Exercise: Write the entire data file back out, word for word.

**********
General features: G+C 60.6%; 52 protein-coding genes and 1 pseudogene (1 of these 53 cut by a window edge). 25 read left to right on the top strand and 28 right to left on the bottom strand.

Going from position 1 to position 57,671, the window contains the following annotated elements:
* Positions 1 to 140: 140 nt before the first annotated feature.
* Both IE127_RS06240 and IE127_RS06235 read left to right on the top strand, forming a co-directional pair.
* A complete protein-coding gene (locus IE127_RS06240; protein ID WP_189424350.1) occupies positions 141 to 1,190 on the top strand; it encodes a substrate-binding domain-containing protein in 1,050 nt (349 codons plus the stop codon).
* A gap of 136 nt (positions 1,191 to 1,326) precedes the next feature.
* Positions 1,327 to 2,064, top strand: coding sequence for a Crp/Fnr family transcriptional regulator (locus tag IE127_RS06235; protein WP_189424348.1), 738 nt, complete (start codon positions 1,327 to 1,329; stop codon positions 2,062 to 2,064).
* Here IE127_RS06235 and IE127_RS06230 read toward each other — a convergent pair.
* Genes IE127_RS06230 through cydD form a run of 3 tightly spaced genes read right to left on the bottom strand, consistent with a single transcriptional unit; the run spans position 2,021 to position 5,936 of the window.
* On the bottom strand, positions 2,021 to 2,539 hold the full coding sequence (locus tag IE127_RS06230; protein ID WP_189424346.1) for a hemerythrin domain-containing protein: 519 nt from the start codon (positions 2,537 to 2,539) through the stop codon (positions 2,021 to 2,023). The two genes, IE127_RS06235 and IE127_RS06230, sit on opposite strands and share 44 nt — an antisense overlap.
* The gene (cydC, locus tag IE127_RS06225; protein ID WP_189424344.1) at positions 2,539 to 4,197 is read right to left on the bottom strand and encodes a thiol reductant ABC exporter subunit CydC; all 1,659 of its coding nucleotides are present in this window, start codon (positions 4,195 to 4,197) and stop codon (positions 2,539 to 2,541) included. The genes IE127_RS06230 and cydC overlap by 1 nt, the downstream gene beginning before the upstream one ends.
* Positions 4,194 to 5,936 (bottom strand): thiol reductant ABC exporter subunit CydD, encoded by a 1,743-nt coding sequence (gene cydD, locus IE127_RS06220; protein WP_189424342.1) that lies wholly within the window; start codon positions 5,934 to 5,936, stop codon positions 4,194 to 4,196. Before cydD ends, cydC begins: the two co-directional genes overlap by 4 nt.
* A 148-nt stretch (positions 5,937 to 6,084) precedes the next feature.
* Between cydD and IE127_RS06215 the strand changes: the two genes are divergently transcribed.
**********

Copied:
General features: G+C 60.6%; 52 protein-coding genes and 1 pseudogene (1 of these 53 cut by a window edge). 25 read left to right on the top strand and 28 right to left on the bottom strand.

Going from position 1 to position 57,671, the window contains the following annotated elements:
* Positions 1 to 140: 140 nt before the first annotated feature.
* Both IE127_RS06240 and IE127_RS06235 read left to right on the top strand, forming a co-directional pair.
* A complete protein-coding gene (locus IE127_RS06240; protein ID WP_189424350.1) occupies positions 141 to 1,190 on the top strand; it encodes a substrate-binding domain-containing protein in 1,050 nt (349 codons plus the stop codon).
* A gap of 136 nt (positions 1,191 to 1,326) precedes the next feature.
* Positions 1,327 to 2,064, top strand: coding sequence for a Crp/Fnr family transcriptional regulator (locus tag IE127_RS06235; protein WP_189424348.1), 738 nt, complete (start codon positions 1,327 to 1,329; stop codon positions 2,062 to 2,064).
* Here IE127_RS06235 and IE127_RS06230 read toward each other — a convergent pair.
* Genes IE127_RS06230 through cydD form a run of 3 tightly spaced genes read right to left on the bottom strand, consistent with a single transcriptional unit; the run spans position 2,021 to position 5,936 of the window.
* On the bottom strand, positions 2,021 to 2,539 hold the full coding sequence (locus tag IE127_RS06230; protein ID WP_189424346.1) for a hemerythrin domain-containing protein: 519 nt from the start codon (positions 2,537 to 2,539) through the stop codon (positions 2,021 to 2,023). The two genes, IE127_RS06235 and IE127_RS06230, sit on opposite strands and share 44 nt — an antisense overlap.
* The gene (cydC, locus tag IE127_RS06225; protein ID WP_189424344.1) at positions 2,539 to 4,197 is read right to left on the bottom strand and encodes a thiol reductant ABC exporter subunit CydC; all 1,659 of its coding nucleotides are present in this window, start codon (positions 4,195 to 4,197) and stop codon (positions 2,539 to 2,541) included. The genes IE127_RS06230 and cydC overlap by 1 nt, the downstream gene beginning before the upstream one ends.
* Positions 4,194 to 5,936 (bottom strand): thiol reductant ABC exporter subunit CydD, encoded by a 1,743-nt coding sequence (gene cydD, locus IE127_RS06220; protein WP_189424342.1) that lies wholly within the window; start codon positions 5,934 to 5,936, stop codon positions 4,194 to 4,196. Before cydD ends, cydC begins: the two co-directional genes overlap by 4 nt.
* A 148-nt stretch (positions 5,937 to 6,084) precedes the next feature.
* Between cydD and IE127_RS06215 the strand changes: the two genes are divergently transcribed.